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Visiting Rock Creek Park and Forest Glen, Kensington, Maryland: Spectacular Views and Illuminations at Rock Creek Hills

Updated on May 11, 2019
State flag of Maryland
State flag of Maryland | Source
Aerial of the Mormon Temple in / near Bethesda, Maryland
Aerial of the Mormon Temple in / near Bethesda, Maryland | Source

Lush, elevated greenery close to the District of Columbia boundary

[NB: Among the many notable buildings which are the subject of the hubpages, these may include religious buildings, described as churches, etc.; these descriptions centre on the buildings' architectural and historical interest.]

Many visitors to Washington, D.C., are familiar with Rock Creek Park; perhaps less familiar is the fact that the Park also extends a long way into Maryland, as the name suggests, following the course of Rock Creek, a tributary of the Potomac.

The area of Kensington, in Maryland's Montgomery County, known as Rock Creek Hills once formed part of the Alfred Ray farm: a local landowner who tragically perished on the Titanic in 1912. Because of the proximity of nearby Washington, D.C., land values locally were increasingly at a premium and when over 300 acres the estate passed to the Continental Life Insurance Company, Earle Coombs of the Company engaged Kensington engineer Cecil Umstead and local realtor Charles Allen in the development of Rock Creek Hills (1). (This link, found below at the footnote contains an interesting history of the area provided by the Rock Creek Hills Citizens' Association.)

After slow beginnings, eventually Rock Creek Hills became a sought after residential area. In 1974, on an acquired, wooded plot extending to 57 acres / 23 hectares overlooking Rock Creek Park — within which only 11 acres / 4.5 hectares had actually been cleared for building — the LDS Washington Temple was opened on a hill base of 312 feet / 95.1 metres. The idea was to preserve as much as possible the wooded natural environment of Rock Creek Hills, overlooking Rock Creek Park (2).

Executed in Alabama marble, some of which is translucent — shaved to be very thin in places — the design of the Temple was the responsibility of architect Keith W. Wilcox (1921-2011) (3). Other features include six gold coated spires, the tallest of which attains 288 feet / 88 metres. Access to the Temple and Visitor Center is at 9900 Stoneybrook Dr. (4).

I visited the area towards twilight, when the building was illuminated, and the effect was striking. The I-495 Beltway passes through Kensington and views of Rock Creek Hills and Rock Creek Park are quite spectacular from the Beltway (drivers keep your concentration on the road...!) Views are particularly impressive seen from the Forest Glen area of Kensington.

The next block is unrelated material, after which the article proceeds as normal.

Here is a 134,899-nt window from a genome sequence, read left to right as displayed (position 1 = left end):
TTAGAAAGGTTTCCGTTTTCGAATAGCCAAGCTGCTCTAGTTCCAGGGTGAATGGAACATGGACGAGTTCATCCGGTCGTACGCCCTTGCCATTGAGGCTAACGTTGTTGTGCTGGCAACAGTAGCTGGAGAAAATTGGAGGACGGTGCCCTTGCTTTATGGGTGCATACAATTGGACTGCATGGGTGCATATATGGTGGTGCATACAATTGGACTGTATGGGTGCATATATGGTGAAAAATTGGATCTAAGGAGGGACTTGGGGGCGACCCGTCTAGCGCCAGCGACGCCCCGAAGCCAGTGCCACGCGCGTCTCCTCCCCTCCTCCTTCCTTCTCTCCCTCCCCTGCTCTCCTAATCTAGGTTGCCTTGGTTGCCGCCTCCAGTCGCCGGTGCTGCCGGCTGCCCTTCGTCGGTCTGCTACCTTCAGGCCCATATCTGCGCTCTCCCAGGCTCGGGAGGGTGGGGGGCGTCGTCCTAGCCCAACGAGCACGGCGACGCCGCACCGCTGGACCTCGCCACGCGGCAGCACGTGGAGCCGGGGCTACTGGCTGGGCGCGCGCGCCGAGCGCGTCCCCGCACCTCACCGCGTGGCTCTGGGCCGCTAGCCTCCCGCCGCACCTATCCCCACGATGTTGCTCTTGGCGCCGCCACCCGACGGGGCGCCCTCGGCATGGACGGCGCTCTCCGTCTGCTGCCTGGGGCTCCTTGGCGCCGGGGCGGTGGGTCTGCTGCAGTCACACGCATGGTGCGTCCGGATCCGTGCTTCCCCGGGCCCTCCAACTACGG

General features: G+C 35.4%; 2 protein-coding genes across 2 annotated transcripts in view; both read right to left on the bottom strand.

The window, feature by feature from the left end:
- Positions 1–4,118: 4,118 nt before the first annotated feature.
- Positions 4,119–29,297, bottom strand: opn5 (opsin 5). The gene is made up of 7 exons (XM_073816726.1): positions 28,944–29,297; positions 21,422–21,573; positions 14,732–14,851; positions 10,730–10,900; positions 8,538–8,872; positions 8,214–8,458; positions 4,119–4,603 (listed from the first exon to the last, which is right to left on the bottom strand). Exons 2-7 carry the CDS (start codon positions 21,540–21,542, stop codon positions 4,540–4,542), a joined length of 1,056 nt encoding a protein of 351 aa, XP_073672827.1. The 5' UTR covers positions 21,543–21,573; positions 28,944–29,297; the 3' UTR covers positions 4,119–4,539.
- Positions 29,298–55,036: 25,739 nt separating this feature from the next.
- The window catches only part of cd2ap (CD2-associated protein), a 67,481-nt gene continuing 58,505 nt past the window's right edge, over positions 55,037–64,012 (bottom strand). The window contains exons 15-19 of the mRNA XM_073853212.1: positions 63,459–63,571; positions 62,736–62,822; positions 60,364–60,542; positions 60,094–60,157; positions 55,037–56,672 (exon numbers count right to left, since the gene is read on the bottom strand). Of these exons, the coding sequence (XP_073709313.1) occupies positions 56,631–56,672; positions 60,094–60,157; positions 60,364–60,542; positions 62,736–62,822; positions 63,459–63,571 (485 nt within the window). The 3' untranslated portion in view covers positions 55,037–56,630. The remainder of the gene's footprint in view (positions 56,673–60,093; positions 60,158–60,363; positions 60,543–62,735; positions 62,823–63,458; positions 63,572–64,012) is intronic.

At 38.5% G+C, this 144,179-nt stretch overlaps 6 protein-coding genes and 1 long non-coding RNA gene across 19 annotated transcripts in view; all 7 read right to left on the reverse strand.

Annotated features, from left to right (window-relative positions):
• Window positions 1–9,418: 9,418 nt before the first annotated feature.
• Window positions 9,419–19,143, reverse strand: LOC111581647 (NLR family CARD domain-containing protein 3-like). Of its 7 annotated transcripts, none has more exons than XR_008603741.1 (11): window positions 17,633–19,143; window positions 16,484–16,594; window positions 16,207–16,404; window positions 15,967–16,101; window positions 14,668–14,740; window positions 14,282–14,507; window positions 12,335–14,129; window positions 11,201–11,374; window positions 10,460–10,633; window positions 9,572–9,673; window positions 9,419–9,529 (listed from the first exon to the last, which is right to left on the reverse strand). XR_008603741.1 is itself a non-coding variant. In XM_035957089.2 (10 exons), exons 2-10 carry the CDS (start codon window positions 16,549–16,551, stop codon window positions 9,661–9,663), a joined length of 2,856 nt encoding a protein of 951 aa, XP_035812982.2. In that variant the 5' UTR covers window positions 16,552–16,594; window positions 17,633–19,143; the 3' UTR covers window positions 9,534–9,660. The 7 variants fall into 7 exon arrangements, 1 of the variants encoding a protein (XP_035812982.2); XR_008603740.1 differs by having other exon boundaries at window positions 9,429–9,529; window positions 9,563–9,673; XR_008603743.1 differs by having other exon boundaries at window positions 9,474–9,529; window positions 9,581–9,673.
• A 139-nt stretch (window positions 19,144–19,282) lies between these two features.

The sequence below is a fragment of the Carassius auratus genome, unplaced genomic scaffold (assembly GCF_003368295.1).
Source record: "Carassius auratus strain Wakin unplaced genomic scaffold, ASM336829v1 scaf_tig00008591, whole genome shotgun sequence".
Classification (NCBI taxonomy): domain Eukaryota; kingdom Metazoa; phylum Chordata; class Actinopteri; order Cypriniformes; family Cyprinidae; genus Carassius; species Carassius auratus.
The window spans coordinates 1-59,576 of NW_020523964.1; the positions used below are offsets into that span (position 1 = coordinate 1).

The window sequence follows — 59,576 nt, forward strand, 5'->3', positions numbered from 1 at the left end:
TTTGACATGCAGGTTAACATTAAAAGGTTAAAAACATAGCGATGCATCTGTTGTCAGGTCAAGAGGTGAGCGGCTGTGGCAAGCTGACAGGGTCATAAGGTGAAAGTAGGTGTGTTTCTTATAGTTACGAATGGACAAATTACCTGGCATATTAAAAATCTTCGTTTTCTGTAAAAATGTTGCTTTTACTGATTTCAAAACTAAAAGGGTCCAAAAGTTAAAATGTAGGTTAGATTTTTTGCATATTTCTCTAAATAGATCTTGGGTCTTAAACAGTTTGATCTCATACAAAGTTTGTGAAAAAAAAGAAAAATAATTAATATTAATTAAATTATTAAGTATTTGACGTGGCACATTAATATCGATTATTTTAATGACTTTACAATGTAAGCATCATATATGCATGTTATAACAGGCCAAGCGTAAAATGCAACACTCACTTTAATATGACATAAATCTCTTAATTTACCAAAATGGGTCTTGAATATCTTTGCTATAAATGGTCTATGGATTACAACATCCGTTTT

I am not qualified to explain any distinction between buildings historically known as cathedrals and L.D.S. Temples, but, unlike some city cathedrals, in Europe, North America and elsewhere, this Temple, which stands in many preserved acres of woodland is thus in an advantageous site, from a scenic perspective. Indeed, its spires may be said to rise atop the commanding heights of Rock Creek Hills.

At Christmas season, the vicinity has been the subject of widely admired light displays.

I have listed, below, some of the other, various visitor attractions at Kensington, Maryland, and the city is the subject of a Wikivoyage guide (5).

April 23, 2019



(2) See also:

(3) Other works by Architect Wilcox include a training centre at Brigham Young University, Provo, UT; Keith W. Wilcox also served in the Utah House of Representatives.

(4) Exit 33 from I-495 Beltway.

(5) See also:

Some sourcing: Wikipedia / Wikimedia

The Washington D.C. LDS Temple, as viewed from I495 in Forest Glen.
The Washington D.C. LDS Temple, as viewed from I495 in Forest Glen. | Source

Also worth seeing

In Kensington, Maryland itself, other visitor attractions include: Garrett Park's stone arch bridge over Rock Creek and Beech Drive, built in 1896 by the Baltimore and Ohio Railroad, has become somewhat of a local symbol of Kensington; Rock Creek Trail passes through the eponymous Park, close to Rock Creek Hills ; Antique Row (intersection of East Howard and Knowles Avenues) claims to be 'the DC metropolitan area's largest and oldest antiquing district' (see also: ), and includes an art gallery and a farmer's market.

At Chevy Chase, Maryland (distance: 3.4 miles / 5.5 kilometres), dating from 1959, the National 4‑H Conference Center, has a striking, pillared entrance and pediment.

The huge number of visitor attractions in Washington, DC (distance from Kensington, Maryland: 11.3 miles / 18.2 kilometres) are too numerous to mention adequately, but a few of these include the Washington Monument, the United States Capitol, the Smithsonian 'Castle', the Jefferson Memorial, the Lincoln Memorial, the White House and Lafayette Square, and many others.


How to get there: Wide air connections to the Washington, DC area are available via Reagan National (distance from Kensington, Maryland: 24.4 miles / 39.3 kilometres), Washington Dulles International (distance from Kensington, Maryland: 27.3 miles / 43.9 kilometres) and Baltimore Washington International / Thurgood Marshall (distance from Kensington, Maryland: 33.9 miles / 54.5 kilometres) Airports, where car hire is available. Some facilities may be withdrawn, without notice. Please check with the airline or your travel agent for up to date information.

MJFenn is an independent travel writer based in Ontario, Canada.

This map shows the incorporated and unincorporated areas in Montgomery County, Maryland, highlighting Kensington in red.
This map shows the incorporated and unincorporated areas in Montgomery County, Maryland, highlighting Kensington in red. | Source


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